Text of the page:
The 1833 Meteor Shower Led Many To Both Scientific And Religious Understanding

From time to time, the skies will give us a special treat. For example, in the early winter of 2023, a rare green comet crossed through this section of the solar system, giving us a spectacle that was last seen during the time of the Neanderthals. Less frequent than green comets are meteor showers, and they happen, predictably, a few times per year. Know when and where to look, and if you're lucky, you can see a few fireballs per minute, streaking across the sky, as EarthSky reports.

Over the millennia, astronomers and historians realized that certain meteor showers are predictable and that they emerge from a certain point in the sky. However, one particular meteor shower — the Leonids of 1833 — was so magnificent (some would say downright terrifying) that it fundamentally changed our understanding of how and why these things happen, as Space reports. And at least one religious movement took the meteor storm, as these things are called, as a sign from God and solidified the movement's belief that it, and its leader, were divinely ordained.

The 1833 Leonid Meteor Storm

The rock that is this Earth has been traveling across the universe since well before we humans arrived and started writing things down, and it will continue to do so long after we've left. That means that annual meteor showers, such as the Leonids, the Perseids, and the Orionids, among others, have been occurring annually for untold millions of years.

Regardless, the Leonid meteor storm — not shower, and you'll soon read why — was one for the record books. In a typical Leonid meteor shower, such as the one that EarthSky predicts for November 3 through December 2, 2023, stargazers who know where and when to look, could observe about 10 to 15 meteors per minute. By comparison, during a meteor storm, such as the one of 1833, thousands of streaks of light can fall per minute. One particular night, November 12, 1833, according to Space, an estimated 240,000 fell. It was visible in the Eastern United States, and though many Americans were sound asleep at the time, many were wakened by the commotion, as crowds gathered to watch the sky falling before their eyes. "The sky was scored in every direction with shining tracks and illuminated with majestic fireballs," noted one observer, via NASA. Unfortunately, the event predated videography by over a century, so there were no videos of it. However, sketches, paintings, drawings, and engravings of the event exist, and a few have been compiled in this video, via YouTube. Clearly, those who witnessed it were treated to a once-in-a-lifetime sight.

Scientific Understanding Of Meteor Showers

As mentioned previously, annual meteor showers were a thing long before humans started studying them. However, the 1833 Leonid event revealed a fact about meteor showers that had previously eluded us (or at the very least, hadn't been given much thought). Specifically, the sheer amount of the meteors, and the accounts of untold numbers of people who observed them, prompted a change in our understanding of the phenomenon, as the Library of Congress reports.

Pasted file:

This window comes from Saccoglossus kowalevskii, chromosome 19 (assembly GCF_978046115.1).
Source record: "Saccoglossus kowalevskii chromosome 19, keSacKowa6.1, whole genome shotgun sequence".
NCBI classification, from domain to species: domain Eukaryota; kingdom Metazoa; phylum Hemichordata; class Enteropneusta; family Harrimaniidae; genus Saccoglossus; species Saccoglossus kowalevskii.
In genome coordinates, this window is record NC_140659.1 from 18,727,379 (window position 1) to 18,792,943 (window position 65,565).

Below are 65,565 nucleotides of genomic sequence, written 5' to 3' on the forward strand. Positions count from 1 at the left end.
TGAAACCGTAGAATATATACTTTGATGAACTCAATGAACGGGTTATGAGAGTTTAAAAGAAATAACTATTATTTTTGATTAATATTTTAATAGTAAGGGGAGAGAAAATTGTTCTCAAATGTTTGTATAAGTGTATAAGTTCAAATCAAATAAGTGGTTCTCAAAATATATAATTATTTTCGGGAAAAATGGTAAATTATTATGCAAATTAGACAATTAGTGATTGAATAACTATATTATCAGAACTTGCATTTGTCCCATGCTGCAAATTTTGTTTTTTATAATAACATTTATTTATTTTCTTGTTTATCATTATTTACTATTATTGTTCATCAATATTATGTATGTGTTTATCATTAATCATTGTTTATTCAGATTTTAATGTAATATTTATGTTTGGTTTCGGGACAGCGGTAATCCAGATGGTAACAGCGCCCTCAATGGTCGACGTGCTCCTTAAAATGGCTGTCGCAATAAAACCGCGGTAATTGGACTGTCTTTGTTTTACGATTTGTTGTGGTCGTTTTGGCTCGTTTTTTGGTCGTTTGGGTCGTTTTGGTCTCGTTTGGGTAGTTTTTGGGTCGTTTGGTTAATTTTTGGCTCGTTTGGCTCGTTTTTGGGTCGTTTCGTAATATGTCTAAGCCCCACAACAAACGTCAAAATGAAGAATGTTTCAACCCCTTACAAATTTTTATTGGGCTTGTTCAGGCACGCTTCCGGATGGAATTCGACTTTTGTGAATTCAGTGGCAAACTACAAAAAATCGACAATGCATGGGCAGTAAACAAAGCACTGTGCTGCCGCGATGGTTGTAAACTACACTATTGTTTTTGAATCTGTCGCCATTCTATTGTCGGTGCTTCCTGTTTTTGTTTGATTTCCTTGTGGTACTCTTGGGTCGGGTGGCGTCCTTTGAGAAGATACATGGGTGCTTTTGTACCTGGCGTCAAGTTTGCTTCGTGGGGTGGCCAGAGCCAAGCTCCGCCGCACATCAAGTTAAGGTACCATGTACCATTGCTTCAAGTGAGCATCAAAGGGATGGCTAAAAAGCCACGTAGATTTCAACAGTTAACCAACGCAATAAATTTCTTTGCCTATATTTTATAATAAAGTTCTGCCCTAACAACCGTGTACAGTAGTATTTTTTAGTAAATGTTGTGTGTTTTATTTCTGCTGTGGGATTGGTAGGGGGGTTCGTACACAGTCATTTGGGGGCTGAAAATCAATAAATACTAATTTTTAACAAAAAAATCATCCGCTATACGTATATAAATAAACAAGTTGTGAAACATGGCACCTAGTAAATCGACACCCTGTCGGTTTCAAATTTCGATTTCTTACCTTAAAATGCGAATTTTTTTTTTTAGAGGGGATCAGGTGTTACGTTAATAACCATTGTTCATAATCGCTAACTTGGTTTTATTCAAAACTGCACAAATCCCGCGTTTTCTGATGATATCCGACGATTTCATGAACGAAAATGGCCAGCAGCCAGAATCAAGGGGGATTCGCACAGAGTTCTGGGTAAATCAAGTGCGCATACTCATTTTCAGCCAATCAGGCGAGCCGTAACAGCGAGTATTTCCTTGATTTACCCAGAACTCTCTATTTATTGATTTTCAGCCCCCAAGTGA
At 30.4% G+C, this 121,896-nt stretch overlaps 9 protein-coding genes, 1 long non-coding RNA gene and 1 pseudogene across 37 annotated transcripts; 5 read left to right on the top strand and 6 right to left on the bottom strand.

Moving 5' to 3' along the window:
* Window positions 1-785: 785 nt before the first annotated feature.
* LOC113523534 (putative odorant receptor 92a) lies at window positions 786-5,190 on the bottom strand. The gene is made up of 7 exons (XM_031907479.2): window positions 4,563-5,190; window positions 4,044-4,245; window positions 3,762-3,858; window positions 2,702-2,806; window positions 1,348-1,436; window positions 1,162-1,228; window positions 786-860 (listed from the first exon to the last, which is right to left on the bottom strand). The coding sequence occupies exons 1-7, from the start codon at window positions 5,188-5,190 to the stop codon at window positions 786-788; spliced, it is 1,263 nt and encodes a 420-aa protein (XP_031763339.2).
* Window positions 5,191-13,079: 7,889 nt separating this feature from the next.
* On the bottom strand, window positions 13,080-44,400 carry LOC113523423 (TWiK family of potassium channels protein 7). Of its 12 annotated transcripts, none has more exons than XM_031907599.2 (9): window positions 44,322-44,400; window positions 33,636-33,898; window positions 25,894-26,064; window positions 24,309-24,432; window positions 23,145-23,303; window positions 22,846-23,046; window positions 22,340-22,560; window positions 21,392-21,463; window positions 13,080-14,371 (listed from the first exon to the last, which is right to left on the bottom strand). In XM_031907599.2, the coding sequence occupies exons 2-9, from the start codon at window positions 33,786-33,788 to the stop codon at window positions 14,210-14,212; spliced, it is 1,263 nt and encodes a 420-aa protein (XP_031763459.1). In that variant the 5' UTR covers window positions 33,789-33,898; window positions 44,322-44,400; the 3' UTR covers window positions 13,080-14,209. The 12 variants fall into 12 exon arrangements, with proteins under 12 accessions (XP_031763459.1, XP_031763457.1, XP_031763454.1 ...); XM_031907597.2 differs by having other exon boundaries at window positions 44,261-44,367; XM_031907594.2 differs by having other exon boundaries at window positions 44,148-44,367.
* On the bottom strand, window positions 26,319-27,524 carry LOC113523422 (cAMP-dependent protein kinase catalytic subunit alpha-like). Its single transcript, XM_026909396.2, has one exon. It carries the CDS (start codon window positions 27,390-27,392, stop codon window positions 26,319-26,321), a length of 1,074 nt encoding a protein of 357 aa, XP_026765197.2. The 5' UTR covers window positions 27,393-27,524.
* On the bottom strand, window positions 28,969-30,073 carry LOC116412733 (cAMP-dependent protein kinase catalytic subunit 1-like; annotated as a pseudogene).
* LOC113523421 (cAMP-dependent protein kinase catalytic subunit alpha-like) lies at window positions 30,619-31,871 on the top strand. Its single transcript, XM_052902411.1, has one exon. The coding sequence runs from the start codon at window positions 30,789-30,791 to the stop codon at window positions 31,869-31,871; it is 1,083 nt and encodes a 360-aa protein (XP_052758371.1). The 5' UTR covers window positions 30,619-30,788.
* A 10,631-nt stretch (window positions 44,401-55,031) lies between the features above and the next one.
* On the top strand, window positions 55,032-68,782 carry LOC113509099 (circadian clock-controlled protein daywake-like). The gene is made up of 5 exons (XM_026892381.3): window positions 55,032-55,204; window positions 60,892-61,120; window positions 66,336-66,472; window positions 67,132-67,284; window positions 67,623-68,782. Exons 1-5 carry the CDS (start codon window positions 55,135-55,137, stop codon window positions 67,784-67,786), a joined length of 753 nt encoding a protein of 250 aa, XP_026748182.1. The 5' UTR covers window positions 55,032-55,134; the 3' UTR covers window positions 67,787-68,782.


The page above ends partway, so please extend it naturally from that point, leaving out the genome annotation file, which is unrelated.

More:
"As the cause of 'Falling Stars' is not understood by meteorologists, it is desirable to collect all the facts attending this phenomenon, stated with as much precision as possible," wrote astronomer Denison Olmsted to the New Haven Daily Herald. Specifically, Olmsted was seeking accounts from other observers, in what the Library of Congress notes was an early attempt at crowdsourcing scientific data.

What Olmsted was able to suss out, thanks to his and other observers' data, was that the "falling stars" originated from a point in the constellation Leo (giving birth to their eventual name, the Leonids), according to the Linda Hall Library, and that the radiating point moved with the stars, suggesting that these "falling stars" originated from space. Eventually, according to Space, we would learn that some meteor showers, the Leonids included, result when the Earth passes through a comet's tail.

The Religious Connection

Though the 1833 meteor storm advanced our knowledge scientifically, there was another field that also derived great meaning from the event: religion. Or more specifically, the Church of Jesus Christ of Latter-Day Saints.

According to a narrative provided by Ronald P. Millett via Latter Day Saints Magazine, at some point before November 1833, when the Leonid meteor storm took place, the movement's founder Joseph Smith (above) supposedly uttered a prophecy about it. "Forty days shall not pass, and the stars shall fall from heaven," he allegedly said during a sermon.

Supposedly on the 39th night after the prediction, Smith and a companion were at the home of an unbelieving skeptic. Then the meteor storm took place, "and the countenance of the new spectator was plainly seen and closely watched by Brother Hancock, who said that he turned pale as death and spoke not a word," said Philo Dibble, another figure from the early days of the Latter Day Saints movement.

Smith himself also wrote of the event. "I arose, and to my great joy, beheld the stars fall from heaven like a shower of hail stones; a literal fulfillment of the word of God as recorded in the holy scriptures as a sure sign that the coming of Christ is close at hand," he said, via the Joseph Smith Foundation.